With each passing day, the way people connect with media is shifting. The mass that once consumed mass media is fragmenting into ever more narrow audiences as individuals increasingly seek out only the information that interests them. This is proving to be an extra challenge for current media models that focus on information geared towards large audiences, and also signifies a reduction in citizens’ tendency to seek out views very different from their own. Effective and independent journalism as a pillar of information for democratic participation could disappear if an alternative and reliable news source is not made available to citizens.

The Strategy

Pau is using social networks as a model and an opportunity to reach people where they are and provide the skills they need to create, consume and share high quality news. By using technology that has already proven successful through companies like MySpace and Facebook, Pau is building a network with the capacity to grow quickly and exponentially, reaching citizens across Spain and Spanish speaking countries at a very fast pace.

The network revolves around an initial web-based platform which in appearance is much like a digital news portal. Interested readers become members by filling out a “citizen journalist card.” This card is an adaptation of a typical social network profile, which includes topic interests and geographical location. As members participate, their card lists the news articles they have written or collaborated on, ratings they have been given by others and comments posted by the user. Although individuals begin participating on a specific issue or subject, the tendency is for them to meet other citizens and connect with them on new issues which they have not previously given much thought to.

Citizens are placed at the center of this network as contributors, researchers and consumers. Believing in the power of many to verify and develop facts on a given news issue, Pau has developed simple tools for citizens to pre-publish, aggregate information and rate other user’s articles. Also, articles are not published and forgotten by the next day, but rather, are reviewed by an editing team and the original author can modify an article instantly. Issues that are important to citizens are kept alive for longer periods of time than in traditional newspapers. This way, citizens set the editorial line according to what is important to them.

Another key aspect to Pau’s initiative is how the participating community is organized. As the network grows, Pau groups citizens around topics and geographical areas. In order to identify key participants or experts in a topic or geographical area, and place them as news-leaders for a particular group, he is developing logarithms that consider factors such as fellow user ratings, number of articles published and quality of articles. These leaders become an important asset as they assist the editorial board to train citizens on how to verify the facts and organize information more clearly and effectively to the rest of the community. These expert groups will also serve to carry out group research to verify facts over an issue that interests the community as a whole.

To control the quality of the news published on Bottup, Pau is engaging professional journalists to become editors and contributors, as well as to train citizen participants to improve their research and writing through different partnerships with groups of University professors and professional journalists. Instead of simply accepting or declining user’s articles depending on quality, these professionals work with citizen journalists to assure principles such as source verification, contrasting information, accuracy, and fairness have all been applied. This process itself not only improves the quality standards of the final product, but also helps citizens to gain literacy both in consuming as well as producing news.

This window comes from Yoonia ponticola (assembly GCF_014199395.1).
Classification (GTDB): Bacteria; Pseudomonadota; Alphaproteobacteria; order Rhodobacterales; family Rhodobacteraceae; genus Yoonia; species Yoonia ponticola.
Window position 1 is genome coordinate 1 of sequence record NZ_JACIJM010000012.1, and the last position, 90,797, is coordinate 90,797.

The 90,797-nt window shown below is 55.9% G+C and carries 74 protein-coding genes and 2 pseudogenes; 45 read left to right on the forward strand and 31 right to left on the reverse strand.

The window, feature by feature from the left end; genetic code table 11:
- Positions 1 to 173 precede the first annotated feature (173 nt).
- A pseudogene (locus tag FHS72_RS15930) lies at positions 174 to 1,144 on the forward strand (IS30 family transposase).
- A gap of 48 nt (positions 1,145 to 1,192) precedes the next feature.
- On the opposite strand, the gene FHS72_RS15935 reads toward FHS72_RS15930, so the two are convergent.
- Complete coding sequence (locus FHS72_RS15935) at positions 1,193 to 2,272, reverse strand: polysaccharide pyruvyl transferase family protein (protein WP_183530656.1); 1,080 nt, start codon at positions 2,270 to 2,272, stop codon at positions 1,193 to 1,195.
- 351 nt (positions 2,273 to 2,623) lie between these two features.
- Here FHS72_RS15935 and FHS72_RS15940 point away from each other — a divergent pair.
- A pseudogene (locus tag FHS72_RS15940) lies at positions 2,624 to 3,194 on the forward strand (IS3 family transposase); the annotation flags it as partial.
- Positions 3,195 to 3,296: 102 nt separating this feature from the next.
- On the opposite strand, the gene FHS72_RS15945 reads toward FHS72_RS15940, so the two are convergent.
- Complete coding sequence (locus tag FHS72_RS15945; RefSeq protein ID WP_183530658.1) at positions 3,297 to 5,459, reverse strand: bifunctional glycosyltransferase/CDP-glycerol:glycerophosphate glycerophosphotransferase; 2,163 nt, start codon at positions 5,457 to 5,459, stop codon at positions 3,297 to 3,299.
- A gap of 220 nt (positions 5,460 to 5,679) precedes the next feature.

Although still in an early pilot phase, Bottup already hosts over 1,000 registered Citizen Journalist members and receives between 40,000-60,000 unique visits a month. Pau aims to increase these numbers significantly in the next two years through a three-prong strategy concerning technology, staff sourcing and revenue models. His goal is to reach a significant readership that will allow the model to become fully sustainable, leveraging citizens and professional journalists to create high quality news with farther reach than current media companies.

Although Pau still has to take important steps in the way of fully establishing his model, Bottup has already given birth to a number of local news-networks in Spain and Latin America that have used it as a working model.

The Person

For as long as he can remember, Pau has wanted to be a journalist. As a teenager, he was fascinated by how information is transmitted, and the power it had over the people around him. From news-casting playground soccer games from the classroom window to launching a newspaper during high school and working as head editor, he found countless ways to involve others in capturing current news and relaying it to a larger audience in a meaningful way. As he grew up, Pau began to understand journalism as a social service and also to feel an obligation as a journalist to help people understand what is happening around them.

In pursuing his dream to become a news professional at University, he found himself disappointed at the slow decay of the traditional media model. As citizens around the world were able to be informed through new technologies, he was surprised that many journalists and media opinion leaders received these ground-breaking innovations as a threat.

During the next few years, Pau’s jobs included working for local newspapers as well as managing web content and communication for a very successful job-search website. As he developed innovations for his employers, Pau discovered the amazing tools that technology could offer to produce more comprehensive and engaging news products much quickly.

When he was 25, Pau left his job to build a team of fellow professional journalists and launch Bottup.

Are you a Fellow? Use the Fellow Directory!

This will help you quickly discover and know how best to connect with the other Ashoka Fellows.